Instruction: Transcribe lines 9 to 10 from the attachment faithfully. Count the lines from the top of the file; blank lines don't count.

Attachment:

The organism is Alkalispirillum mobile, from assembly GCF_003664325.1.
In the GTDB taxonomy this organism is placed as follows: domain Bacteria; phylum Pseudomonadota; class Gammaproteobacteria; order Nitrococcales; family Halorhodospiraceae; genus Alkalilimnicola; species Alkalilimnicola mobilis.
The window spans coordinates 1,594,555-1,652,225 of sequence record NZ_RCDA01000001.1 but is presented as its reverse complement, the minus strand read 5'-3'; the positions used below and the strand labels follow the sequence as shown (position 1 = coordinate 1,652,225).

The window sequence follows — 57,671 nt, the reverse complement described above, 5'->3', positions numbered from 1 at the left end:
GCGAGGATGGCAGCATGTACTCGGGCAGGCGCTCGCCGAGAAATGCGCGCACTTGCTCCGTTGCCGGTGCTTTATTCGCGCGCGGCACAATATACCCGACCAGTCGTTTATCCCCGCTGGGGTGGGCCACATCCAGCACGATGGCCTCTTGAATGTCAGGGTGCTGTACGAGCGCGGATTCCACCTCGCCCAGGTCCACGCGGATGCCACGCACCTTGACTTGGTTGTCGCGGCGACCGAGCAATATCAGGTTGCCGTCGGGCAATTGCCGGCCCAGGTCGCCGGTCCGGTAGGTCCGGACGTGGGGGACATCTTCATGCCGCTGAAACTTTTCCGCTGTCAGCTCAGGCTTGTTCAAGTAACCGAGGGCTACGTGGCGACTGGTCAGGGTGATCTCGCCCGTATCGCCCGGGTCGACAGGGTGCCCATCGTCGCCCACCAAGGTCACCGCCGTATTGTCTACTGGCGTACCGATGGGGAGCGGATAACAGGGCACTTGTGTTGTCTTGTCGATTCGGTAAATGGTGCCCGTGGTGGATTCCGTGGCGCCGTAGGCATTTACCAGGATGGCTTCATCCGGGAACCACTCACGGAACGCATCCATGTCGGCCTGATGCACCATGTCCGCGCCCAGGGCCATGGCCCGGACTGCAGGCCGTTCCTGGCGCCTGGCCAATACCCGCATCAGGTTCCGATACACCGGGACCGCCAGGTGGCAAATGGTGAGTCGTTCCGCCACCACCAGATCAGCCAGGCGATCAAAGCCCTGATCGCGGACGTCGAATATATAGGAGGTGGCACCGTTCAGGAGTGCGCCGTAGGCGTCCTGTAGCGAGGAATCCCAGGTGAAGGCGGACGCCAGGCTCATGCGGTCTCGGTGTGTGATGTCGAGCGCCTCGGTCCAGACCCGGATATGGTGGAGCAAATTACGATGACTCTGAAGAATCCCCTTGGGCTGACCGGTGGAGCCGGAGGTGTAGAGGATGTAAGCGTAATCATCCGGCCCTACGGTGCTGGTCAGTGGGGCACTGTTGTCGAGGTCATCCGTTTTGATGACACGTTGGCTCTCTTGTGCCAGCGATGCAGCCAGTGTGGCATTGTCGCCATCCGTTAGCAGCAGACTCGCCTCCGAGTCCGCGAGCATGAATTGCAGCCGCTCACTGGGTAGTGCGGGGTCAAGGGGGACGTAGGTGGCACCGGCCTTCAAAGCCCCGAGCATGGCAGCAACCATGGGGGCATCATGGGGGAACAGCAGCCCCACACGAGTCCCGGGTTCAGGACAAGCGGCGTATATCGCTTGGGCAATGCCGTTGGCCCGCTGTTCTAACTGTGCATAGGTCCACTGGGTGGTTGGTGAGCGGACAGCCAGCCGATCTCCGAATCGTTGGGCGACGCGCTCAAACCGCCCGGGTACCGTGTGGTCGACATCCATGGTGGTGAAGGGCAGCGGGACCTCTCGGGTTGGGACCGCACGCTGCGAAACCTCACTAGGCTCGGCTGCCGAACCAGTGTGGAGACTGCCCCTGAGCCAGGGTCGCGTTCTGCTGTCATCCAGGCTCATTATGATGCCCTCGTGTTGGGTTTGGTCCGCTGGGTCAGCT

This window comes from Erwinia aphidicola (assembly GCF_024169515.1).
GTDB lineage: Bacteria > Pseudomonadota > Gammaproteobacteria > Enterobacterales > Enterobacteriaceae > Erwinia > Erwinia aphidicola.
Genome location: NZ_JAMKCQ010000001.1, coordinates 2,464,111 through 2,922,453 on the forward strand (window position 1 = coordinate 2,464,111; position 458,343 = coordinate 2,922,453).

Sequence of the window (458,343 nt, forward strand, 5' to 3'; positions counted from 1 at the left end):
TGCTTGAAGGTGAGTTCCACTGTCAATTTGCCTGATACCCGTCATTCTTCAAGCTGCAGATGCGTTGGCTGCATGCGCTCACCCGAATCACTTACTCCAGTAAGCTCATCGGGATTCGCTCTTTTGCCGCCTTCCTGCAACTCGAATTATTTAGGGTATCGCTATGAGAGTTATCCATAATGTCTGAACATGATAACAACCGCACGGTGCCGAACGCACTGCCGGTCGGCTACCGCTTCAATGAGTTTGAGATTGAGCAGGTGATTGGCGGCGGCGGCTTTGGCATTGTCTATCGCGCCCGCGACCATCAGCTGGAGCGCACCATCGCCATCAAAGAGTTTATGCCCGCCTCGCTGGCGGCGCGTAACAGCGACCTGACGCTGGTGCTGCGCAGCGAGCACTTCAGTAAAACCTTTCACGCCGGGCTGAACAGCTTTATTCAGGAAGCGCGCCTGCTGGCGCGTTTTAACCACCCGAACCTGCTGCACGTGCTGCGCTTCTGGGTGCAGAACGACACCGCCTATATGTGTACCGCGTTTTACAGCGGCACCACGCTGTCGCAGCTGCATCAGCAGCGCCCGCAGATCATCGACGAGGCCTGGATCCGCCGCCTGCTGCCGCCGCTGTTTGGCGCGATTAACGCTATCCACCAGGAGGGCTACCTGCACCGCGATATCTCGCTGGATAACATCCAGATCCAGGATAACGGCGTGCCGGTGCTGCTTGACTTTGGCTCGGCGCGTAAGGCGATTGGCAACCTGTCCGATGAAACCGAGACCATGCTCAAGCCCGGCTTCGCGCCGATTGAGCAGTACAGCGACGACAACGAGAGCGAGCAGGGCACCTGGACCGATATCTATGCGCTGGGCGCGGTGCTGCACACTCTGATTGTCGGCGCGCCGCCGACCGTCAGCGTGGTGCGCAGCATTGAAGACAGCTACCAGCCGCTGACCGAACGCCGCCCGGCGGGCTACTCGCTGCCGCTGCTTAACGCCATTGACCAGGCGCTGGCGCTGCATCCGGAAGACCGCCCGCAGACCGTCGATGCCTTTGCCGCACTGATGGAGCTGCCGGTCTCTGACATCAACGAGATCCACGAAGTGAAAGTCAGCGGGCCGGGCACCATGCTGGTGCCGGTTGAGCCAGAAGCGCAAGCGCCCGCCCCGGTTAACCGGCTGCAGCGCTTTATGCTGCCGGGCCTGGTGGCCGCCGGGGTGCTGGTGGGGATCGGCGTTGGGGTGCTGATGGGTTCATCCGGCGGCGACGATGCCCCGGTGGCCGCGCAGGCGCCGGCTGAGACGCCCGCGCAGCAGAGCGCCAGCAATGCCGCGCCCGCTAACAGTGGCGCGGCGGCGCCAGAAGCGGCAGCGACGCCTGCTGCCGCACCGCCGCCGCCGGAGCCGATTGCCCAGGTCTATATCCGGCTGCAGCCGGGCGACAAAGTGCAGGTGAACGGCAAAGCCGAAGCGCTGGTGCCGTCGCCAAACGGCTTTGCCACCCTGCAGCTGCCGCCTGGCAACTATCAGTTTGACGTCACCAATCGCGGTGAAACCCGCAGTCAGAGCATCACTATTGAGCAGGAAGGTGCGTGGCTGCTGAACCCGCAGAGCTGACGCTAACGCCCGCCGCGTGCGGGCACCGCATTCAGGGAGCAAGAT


Sequence of the window (458,343 nt, forward strand, 5' to 3'; positions counted from 1 at the left end):
TGCTTGAAGGTGAGTTCCACTGTCAATTTGCCTGATACCCGTCATTCTTCAAGCTGCAGATGCGTTGGCTGCATGCGCTCACCCGAATCACTTACTCCAGTAAGCTCATCGGGATTCGCTCTTTTGCCGCCTTCCTGCAACTCGAATTATTTAGGGTATCGCTATGAGAGTTATCCATAATGTCTGAACATGATAACAACCGCACGGTGCCGAACGCACTGCCGGTCGGCTACCGCTTCAATGAGTTTGAGATTGAGCAGGTGATTGGCGGCGGCGGCTTTGGCATTGTCTATCGCGCCCGCGACCATCAGCTGGAGCGCACCATCGCCATCAAAGAGTTTATGCCCGCCTCGCTGGCGGCGCGTAACAGCGACCTGACGCTGGTGCTGCGCAGCGAGCACTTCAGTAAAACCTTTCACGCCGGGCTGAACAGCTTTATTCAGGAAGCGCGCCTGCTGGCGCGTTTTAACCACCCGAACCTGCTGCACGTGCTGCGCTTCTGGGTGCAGAACGACACCGCCTATATGTGTACCGCGTTTTACAGCGGCACCACGCTGTCGCAGCTGCATCAGCAGCGCCCGCAGATCATCGACGAGGCCTGGATCCGCCGCCTGCTGCCGCCGCTGTTTGGCGCGATTAACGCTATCCACCAGGAGGGCTACCTGCACCGCGATATCTCGCTGGATAACATCCAGATCCAGGATAACGGCGTGCCGGTGCTGCTTGACTTTGGCTCGGCGCGTAAGGCGATTGGCAACCTGTCCGATGAAACCGAGACCATGCTCAAGCCCGGCTTCGCGCCGATTGAGCAGTACAGCGACGACAACGAGAGCGAGCAGGGCACCTGGACCGATATCTATGCGCTGGGCGCGGTGCTGCACACTCTGATTGTCGGCGCGCCGCCGACCGTCAGCGTGGTGCGCAGCATTGAAGACAGCTACCAGCCGCTGACCGAACGCCGCCCGGCGGGCTACTCGCTGCCGCTGCTTAACGCCATTGACCAGGCGCTGGCGCTGCATCCGGAAGACCGCCCGCAGACCGTCGATGCCTTTGCCGCACTGATGGAGCTGCCGGTCTCTGACATCAACGAGATCCACGAAGTGAAAGTCAGCGGGCCGGGCACCATGCTGGTGCCGGTTGAGCCAGAAGCGCAAGCGCCCGCCCCGGTTAACCGGCTGCAGCGCTTTATGCTGCCGGGCCTGGTGGCCGCCGGGGTGCTGGTGGGGATCGGCGTTGGGGTGCTGATGGGTTCATCCGGCGGCGACGATGCCCCGGTGGCCGCGCAGGCGCCGGCTGAGACGCCCGCGCAGCAGAGCGCCAGCAATGCCGCGCCCGCTAACAGTGGCGCGGCGGCGCCAGAAGCGGCAGCGACGCCTGCTGCCGCACCGCCGCCGCCGGAGCCGATTGCCCAGGTCTATATCCGGCTGCAGCCGGGCGACAAAGTGCAGGTGAACGGCAAAGCCGAAGCGCTGGTGCCGTCGCCAAACGGCTTTGCCACCCTGCAGCTGCCGCCTGGCAACTATCAGTTTGACGTCACCAATCGCGGTGAAACCCGCAGTCAGAGCATCACTATTGAGCAGGAAGGTGCGTGGCTGCTGAACCCGCAGAGCTGACGCTAACGCCCGCCGCGTGCGGGCACCGCATTCAGGGAGCAAGAT